Marquette’s Wild Rise
New residence hall named after former chancellor is getting taller.
Marquette University continues to reshape their near west side campus in dramatic fashion. The university is developing a new $108 million, 890-bed residence hall along W. Wells St. between N. 17th and N. 18th streets. Construction on the two-building complex began in November 2016.
When we last covered the project in early February it was only to be a $96 million, 750-bed residence hall. Since then the university changed plans, deciding to increase the size of the project to allow the university to evaluate the possibility of closing the nearby O’Donnell Hall.
Built along the south side of W. Wells St., the complex will be U-shaped. The northeast corner of the site will feature a 12-story tower. That tower, which will front N. 17th St., will connect to a seven-story building which has the bulk of its massing along N. 17th St. The additional 140 beds will come from adding two floors to the seven-story building along the N. 18th St.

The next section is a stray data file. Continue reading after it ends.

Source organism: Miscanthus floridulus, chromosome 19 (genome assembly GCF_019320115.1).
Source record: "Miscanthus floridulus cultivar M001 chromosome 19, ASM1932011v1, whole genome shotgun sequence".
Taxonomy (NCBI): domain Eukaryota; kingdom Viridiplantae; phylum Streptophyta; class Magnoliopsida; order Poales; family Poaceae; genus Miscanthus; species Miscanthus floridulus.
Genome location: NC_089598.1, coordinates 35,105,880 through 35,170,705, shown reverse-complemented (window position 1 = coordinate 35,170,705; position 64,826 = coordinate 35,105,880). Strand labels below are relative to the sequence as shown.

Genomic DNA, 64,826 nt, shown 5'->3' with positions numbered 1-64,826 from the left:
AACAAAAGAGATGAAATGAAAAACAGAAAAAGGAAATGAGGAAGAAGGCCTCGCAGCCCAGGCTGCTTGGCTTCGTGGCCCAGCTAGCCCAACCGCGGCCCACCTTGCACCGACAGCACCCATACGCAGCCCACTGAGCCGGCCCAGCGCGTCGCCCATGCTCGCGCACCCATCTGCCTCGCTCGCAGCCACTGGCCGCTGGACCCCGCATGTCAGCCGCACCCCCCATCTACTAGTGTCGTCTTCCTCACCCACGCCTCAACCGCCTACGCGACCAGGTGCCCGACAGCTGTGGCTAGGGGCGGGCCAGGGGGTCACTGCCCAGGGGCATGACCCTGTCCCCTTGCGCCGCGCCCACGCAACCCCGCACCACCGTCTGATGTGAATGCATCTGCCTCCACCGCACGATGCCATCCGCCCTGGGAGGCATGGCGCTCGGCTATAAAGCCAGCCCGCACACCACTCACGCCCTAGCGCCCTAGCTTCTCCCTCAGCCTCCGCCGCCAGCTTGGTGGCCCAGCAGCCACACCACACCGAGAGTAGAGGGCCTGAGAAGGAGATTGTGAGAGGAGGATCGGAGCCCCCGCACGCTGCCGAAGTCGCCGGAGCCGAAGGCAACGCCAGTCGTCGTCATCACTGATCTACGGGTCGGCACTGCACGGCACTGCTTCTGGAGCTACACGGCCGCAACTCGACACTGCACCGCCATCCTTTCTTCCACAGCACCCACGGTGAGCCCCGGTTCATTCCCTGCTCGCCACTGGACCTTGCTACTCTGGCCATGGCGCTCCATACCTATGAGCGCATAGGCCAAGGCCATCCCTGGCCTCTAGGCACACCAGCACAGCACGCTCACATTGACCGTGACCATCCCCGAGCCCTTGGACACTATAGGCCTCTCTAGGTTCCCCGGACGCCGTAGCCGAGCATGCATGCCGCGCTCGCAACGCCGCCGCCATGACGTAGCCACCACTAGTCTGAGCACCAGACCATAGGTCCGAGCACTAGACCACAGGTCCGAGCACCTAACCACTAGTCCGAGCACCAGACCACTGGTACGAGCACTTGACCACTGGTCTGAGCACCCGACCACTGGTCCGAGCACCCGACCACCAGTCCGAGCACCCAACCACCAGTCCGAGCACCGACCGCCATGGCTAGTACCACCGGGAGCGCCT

J.H. Findorff & Son Inc. is leading the construction of the project. A partnership between Milwaukee-based Workshop Architects and Baltimore-based Design Collective is guiding the design of the building.
The co-ed residence hall is intended to house freshman and sophomore students. The residence hall will feature pod and suite-like room layouts as opposed to double rooms. Following the opening of the new residence hall the school will begin demolition of the freshman housing facility, McCormick Hall. The new residence hall is planned to open in August 2018, in time for the 2018-19 school year.
Construction work is also underway on underground utility lines in the area. According to a release from the university, $5 million is being spent to expand and upgrade pipes that run under the street near the new residence hall and replace deteriorated fiber optic cables that run beneath McCormick Hall.
“To do these infrastructure updates in concert with the construction of the residence hall is far more cost efficient,” vice president for planning and strategy Lora Strigens said. “Ultimately, it will save the university money by only excavating once.”
If our construction photos aren’t enough for you, the university has a webcam available to watch the action.
Renderings reflect the smaller iteration of the project size.